Ghana’s President John Dramani Mahama, from the ruling National Democratic Congress, main opposition leader Nana Addo Dankwa Akufo-Addo from the New Patriotic Party and other presidential candidates have picked up nomination documents from the Electoral Commission ahead of the December 7 general election. Parliamentary candidates also began picking up their nomination forms.
The candidates are required to pay $12,505 while parliamentary candidates pay $2,501 as nomination fees in addition to meeting other requirements outlined by the electoral commission.
September 29 and 30 are the only dates the electoral commission has set for the official filing of nomination for all candidates who want to participate in the elections, according to spokesman Eric Dzakpasu.
“We’ve given the opportunity to all prospective candidates to come and pick their nomination forms, and then fill it, provide the necessary documentation and then the filing fees so that they can file them on 29th and 30th of September. As at the close of work on the 15th of September, 14 party candidates and three independent candidates have come to pick the forms for processing,” said Dzakpasu.
“A key requirement for the processing of the nomination forms to make it valid for the filing is that each presidential candidate should be able to get two registered voters per each district assembly administrative area in the country. We have about 216 of the districts so the requirement is that you would be getting 432 signatories across the country to endorse your candidature.”
Officials of the electoral commission came under criticism after some candidates accused them as well as the ruling NDC of undermining their efforts to file their nomination documents in the 2012 general election. Nana Konadu Agyeman Rawlings from the opposition National Democratic Party said her efforts to represent her party as the presidential candidate during the 2012 were sabotaged.
Dzakpasu says the electoral commission is not to blame for the inability of the candidates to meet requirements as outlined by the electoral body before the last elections.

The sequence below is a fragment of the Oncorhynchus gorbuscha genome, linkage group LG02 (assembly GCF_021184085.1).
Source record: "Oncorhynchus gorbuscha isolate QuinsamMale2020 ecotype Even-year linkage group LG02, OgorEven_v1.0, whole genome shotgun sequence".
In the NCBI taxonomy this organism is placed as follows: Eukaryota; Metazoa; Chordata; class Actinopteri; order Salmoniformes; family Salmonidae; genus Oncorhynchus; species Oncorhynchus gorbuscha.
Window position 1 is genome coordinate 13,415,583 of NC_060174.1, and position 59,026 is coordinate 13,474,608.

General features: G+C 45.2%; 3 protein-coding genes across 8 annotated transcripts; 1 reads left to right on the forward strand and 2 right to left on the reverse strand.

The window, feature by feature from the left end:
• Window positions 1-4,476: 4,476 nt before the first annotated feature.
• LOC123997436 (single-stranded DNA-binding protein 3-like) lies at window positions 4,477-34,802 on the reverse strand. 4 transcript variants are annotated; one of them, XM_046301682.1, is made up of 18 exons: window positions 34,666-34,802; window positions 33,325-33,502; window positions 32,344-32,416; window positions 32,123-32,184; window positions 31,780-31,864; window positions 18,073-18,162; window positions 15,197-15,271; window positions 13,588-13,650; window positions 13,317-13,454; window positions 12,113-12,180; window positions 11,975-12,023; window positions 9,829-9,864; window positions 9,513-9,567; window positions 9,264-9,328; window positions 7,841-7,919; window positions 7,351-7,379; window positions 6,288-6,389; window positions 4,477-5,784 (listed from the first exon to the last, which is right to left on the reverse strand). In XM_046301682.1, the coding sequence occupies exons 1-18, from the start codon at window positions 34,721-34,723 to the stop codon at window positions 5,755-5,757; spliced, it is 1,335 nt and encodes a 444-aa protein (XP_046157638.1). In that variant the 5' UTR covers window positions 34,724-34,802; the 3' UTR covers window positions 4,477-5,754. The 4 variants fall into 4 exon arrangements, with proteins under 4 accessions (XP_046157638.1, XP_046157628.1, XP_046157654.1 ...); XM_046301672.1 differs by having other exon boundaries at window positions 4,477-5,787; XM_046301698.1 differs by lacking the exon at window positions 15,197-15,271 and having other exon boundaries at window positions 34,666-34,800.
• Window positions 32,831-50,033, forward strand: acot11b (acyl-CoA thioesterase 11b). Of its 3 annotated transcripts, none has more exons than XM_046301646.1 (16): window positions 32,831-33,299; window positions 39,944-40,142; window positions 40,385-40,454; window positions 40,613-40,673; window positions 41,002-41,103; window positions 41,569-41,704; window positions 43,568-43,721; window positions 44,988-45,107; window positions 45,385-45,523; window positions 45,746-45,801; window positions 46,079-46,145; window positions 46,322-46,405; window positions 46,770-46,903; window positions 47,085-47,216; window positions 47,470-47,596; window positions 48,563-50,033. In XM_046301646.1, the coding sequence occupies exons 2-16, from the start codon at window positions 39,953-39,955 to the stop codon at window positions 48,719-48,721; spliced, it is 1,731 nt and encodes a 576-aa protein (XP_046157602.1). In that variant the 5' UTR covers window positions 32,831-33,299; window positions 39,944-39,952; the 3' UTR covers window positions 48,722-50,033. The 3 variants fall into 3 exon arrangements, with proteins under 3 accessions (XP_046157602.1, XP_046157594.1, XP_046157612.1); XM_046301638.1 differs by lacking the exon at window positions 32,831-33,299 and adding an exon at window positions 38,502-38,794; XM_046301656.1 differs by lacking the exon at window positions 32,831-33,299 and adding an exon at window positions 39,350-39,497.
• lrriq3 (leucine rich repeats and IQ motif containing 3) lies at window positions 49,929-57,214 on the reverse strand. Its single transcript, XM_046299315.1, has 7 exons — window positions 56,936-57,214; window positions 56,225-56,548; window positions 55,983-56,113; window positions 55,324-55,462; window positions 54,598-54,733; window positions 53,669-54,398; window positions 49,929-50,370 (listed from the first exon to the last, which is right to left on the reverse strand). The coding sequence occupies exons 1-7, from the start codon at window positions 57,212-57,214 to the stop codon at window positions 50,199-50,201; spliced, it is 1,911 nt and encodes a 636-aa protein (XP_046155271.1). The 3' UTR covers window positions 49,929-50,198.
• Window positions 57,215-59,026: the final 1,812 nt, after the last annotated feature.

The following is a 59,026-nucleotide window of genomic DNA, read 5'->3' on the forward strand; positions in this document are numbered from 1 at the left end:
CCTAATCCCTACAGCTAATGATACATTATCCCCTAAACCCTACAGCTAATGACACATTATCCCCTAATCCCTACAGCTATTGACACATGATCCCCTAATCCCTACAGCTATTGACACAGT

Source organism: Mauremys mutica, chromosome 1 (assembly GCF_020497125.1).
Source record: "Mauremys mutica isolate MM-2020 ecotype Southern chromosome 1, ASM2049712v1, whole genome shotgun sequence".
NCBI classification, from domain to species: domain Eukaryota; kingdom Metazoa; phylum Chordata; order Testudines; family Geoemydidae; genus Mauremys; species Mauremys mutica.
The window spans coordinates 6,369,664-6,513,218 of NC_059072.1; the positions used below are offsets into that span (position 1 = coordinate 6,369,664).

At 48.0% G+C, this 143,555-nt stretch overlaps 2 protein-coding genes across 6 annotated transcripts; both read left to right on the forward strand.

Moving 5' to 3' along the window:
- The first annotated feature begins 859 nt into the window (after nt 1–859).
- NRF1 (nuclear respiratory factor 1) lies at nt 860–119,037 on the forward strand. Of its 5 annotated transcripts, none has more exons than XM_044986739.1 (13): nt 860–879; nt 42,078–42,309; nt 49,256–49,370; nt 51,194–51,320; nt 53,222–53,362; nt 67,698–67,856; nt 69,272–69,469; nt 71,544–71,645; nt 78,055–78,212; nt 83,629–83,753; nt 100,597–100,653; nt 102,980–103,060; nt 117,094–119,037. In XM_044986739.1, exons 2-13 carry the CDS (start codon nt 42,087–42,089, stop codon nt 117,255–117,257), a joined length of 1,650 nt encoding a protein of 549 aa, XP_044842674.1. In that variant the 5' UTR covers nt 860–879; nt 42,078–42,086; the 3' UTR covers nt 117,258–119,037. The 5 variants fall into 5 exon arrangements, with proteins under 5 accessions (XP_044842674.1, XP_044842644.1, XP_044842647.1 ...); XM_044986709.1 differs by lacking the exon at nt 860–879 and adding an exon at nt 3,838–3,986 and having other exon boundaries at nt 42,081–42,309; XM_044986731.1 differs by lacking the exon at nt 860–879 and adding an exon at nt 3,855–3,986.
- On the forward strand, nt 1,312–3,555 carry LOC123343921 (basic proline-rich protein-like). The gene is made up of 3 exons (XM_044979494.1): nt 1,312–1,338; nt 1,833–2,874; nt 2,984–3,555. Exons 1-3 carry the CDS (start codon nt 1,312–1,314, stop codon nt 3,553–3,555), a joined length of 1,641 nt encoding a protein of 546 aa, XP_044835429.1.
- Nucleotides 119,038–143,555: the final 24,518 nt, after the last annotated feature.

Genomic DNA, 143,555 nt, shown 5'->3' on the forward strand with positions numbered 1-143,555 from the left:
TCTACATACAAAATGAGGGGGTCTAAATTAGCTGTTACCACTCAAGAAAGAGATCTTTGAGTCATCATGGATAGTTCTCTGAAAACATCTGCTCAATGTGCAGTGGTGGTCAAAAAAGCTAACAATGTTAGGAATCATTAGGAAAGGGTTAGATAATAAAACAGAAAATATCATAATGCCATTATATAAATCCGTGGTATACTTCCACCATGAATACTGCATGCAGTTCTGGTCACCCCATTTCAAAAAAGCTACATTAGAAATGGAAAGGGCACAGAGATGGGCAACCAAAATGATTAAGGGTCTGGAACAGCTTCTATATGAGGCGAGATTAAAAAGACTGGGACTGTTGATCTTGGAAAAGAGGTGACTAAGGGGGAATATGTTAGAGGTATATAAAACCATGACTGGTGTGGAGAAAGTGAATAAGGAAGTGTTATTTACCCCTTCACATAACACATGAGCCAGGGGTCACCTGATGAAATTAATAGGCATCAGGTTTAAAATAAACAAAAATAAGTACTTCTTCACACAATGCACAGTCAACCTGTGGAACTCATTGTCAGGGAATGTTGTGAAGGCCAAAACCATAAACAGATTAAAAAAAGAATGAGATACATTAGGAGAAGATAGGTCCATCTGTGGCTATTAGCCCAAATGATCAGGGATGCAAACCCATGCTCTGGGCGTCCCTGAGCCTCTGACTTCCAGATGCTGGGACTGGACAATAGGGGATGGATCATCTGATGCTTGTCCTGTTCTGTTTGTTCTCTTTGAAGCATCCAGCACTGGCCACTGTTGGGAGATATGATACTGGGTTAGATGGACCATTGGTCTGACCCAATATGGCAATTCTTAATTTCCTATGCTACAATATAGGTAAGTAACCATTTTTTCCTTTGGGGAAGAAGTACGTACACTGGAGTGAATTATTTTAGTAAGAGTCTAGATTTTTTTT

“In 2012, it is very true some political parties and some candidates couldn’t file their nomination for the simple reason that they failed to satisfy the legal requirement as stated in the law. So, this year round, the laws are available to them, the onus is on them, they have a duty, they have a responsibility to fully comply with the requirement for the filing of the nomination,” said Dzakpasu.
“For a presidential candidate you need to get the 232 signatories to sign the form. You must have a vice presidential candidate, you need to sign a statutory declaration to the effect that you are qualified to be elected as president or a member of parliament and you are not disqualified from contesting the election. In addition to this, you must provide four back-side red background pictures and then you pay your nomination fee. And this process must be done between the hours of 9-12 pm and then between 2-5 pm on the 29th and 30th September. Failing to comply with any of these requirements of the law would amount to a rejection of your nomination by the electoral commission.”
Some political parties have expressed concern about the “exorbitant” nomination fees set by the electoral commission. They say it appears the decision gives advantage to the so-called major parties ahead of the election. They have demanded the electoral commission rescind its decision.
But Dzakpasu says the Ghanaian electoral laws allow the commission to determine nomination fees for presidential and parliamentary candidates ahead of polls.
“When the fee was mentioned at the Interparty Advisory Committee level, most of the political parties raised concerns about the level of the fee, they complained that it was rather too high. So at the end of the day what the commission said was that it has taken notice of the concerns of the political parties, and that the commission would consider the possibility of a review," said Dzakpasu.